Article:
Twenty percent of children who were in a car crash where someone died were not buckled in properly or were not wearing a seat belt at all, a study finds, as were 43 percent of children who died themselves.
And child fatality rates in deadly car crashes vary widely by state.
The results add evidence to the argument that state regulations and public information tactics can affect motor vehicle safety for kids. The Centers for Disease Control and Prevention has noted that, for example, seat belt use across all age groups is higher in states with more stringent seat belt enforcement laws.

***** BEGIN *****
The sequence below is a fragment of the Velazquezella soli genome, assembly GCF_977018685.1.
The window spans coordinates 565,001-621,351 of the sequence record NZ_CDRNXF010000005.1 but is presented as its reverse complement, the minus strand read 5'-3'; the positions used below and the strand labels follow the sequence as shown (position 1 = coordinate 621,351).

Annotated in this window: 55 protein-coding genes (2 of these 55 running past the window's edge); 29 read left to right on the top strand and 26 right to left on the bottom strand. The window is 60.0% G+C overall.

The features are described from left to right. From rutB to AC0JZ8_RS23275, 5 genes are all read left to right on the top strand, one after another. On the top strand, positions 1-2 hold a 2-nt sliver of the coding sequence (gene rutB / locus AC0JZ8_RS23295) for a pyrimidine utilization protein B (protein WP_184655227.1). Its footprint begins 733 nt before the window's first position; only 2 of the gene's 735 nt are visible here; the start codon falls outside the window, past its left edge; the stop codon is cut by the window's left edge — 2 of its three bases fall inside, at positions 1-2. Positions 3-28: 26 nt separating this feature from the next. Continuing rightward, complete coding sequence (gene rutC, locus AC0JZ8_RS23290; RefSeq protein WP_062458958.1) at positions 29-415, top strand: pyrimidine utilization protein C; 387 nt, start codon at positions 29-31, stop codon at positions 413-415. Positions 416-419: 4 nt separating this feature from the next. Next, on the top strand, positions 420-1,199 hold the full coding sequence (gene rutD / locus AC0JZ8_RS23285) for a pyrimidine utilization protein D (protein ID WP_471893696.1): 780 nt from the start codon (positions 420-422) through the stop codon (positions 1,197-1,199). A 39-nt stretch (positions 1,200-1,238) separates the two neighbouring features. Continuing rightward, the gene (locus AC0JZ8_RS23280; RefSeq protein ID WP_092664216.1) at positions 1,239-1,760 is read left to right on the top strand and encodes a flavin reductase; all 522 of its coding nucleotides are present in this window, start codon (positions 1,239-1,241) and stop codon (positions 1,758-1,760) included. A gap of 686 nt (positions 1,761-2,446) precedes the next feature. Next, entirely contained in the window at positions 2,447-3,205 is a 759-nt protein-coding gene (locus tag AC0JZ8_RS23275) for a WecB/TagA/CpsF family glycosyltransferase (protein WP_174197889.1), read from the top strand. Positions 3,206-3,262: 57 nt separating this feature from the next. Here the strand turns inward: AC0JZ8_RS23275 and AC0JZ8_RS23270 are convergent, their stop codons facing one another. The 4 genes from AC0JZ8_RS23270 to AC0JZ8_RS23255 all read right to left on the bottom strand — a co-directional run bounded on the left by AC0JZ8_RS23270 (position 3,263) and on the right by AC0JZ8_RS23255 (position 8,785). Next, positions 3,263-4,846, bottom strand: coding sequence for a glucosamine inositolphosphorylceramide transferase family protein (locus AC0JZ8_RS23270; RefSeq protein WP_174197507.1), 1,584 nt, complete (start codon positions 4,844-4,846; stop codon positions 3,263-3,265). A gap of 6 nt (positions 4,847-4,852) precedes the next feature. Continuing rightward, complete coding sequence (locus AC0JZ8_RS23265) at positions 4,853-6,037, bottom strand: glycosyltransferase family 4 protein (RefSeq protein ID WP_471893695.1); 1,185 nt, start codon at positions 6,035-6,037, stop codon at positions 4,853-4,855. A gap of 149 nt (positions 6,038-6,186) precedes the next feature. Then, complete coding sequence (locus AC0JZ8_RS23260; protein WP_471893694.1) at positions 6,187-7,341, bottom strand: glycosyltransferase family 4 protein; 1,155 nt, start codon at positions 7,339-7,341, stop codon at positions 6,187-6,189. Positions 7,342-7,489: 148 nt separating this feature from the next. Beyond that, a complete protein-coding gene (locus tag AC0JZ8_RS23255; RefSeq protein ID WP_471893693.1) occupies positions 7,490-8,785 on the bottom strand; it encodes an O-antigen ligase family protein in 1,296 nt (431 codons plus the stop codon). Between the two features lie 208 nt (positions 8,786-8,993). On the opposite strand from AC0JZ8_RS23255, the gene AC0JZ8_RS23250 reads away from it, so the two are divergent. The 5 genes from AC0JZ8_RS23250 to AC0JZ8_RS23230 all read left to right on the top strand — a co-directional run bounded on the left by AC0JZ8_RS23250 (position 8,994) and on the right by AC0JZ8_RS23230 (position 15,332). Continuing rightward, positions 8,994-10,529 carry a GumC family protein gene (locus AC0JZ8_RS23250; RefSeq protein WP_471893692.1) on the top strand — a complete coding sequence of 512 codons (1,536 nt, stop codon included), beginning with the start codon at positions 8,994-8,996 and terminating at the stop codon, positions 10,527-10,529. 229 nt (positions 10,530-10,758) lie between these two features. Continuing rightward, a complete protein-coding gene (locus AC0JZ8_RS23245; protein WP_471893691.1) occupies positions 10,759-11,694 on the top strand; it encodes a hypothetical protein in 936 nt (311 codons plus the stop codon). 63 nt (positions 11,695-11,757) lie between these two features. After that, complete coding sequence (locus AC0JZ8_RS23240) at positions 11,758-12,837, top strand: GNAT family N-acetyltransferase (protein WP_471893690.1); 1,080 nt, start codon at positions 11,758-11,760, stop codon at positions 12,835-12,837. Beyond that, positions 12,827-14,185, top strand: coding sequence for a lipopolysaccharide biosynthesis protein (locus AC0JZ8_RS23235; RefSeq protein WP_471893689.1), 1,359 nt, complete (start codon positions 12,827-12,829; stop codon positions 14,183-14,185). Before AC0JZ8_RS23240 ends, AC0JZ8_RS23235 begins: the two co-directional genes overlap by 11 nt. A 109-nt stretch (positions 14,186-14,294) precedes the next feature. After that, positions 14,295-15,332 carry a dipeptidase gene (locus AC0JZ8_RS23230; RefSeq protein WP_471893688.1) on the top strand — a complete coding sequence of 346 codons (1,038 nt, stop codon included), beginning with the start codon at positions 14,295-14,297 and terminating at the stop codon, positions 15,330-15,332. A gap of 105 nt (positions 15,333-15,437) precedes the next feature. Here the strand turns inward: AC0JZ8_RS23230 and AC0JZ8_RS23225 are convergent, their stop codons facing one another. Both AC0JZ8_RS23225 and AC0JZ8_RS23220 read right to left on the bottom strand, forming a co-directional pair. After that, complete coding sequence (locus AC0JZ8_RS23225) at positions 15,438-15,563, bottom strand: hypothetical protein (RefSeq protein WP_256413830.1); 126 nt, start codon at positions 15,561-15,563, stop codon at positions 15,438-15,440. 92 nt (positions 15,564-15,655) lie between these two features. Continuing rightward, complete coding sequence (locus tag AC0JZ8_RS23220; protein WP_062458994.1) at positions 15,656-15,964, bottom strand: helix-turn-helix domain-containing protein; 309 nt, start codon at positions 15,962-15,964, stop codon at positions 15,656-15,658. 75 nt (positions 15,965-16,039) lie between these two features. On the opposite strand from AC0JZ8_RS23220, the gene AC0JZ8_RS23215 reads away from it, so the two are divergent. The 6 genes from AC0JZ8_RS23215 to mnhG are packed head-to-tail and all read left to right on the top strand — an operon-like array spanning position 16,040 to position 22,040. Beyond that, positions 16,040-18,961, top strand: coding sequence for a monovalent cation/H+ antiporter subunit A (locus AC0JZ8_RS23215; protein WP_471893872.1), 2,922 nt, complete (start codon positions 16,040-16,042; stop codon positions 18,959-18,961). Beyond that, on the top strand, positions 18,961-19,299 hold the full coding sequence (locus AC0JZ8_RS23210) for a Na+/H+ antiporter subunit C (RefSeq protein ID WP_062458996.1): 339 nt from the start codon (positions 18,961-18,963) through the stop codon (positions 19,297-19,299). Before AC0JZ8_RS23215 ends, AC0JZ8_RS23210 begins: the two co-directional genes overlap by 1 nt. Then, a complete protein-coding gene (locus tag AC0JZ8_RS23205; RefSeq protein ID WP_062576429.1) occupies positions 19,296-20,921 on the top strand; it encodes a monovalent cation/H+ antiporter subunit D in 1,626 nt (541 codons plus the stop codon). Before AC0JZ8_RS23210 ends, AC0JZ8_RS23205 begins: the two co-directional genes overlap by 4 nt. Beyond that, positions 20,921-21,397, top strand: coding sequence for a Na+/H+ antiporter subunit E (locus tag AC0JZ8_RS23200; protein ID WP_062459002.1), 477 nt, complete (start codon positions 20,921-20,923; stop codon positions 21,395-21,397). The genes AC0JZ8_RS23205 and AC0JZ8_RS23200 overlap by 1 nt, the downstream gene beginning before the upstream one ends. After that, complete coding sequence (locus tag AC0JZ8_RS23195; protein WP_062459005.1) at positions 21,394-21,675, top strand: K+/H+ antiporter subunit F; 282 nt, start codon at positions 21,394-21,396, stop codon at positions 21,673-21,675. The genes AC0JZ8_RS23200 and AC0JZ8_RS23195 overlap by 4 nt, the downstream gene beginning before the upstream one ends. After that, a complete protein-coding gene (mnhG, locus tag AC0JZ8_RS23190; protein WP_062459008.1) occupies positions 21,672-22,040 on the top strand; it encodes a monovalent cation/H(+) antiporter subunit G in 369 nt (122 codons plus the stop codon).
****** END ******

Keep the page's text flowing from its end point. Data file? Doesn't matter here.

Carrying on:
Overall, traffic fatalities in the U.S. are going up, as we have reported. The latest study set out to look at what factors affect child deaths in fatal car accidents, breaking down the data by state and region.
The study authors analyzed data collected in the National Highway Traffic Safety Administration’s Fatality Analysis Reporting System between 2010 and 2014. In all, they identified more than 18,000 children under 15 years old who were involved in fatal car crashes, 15.9 percent of whom died as a result of the crash.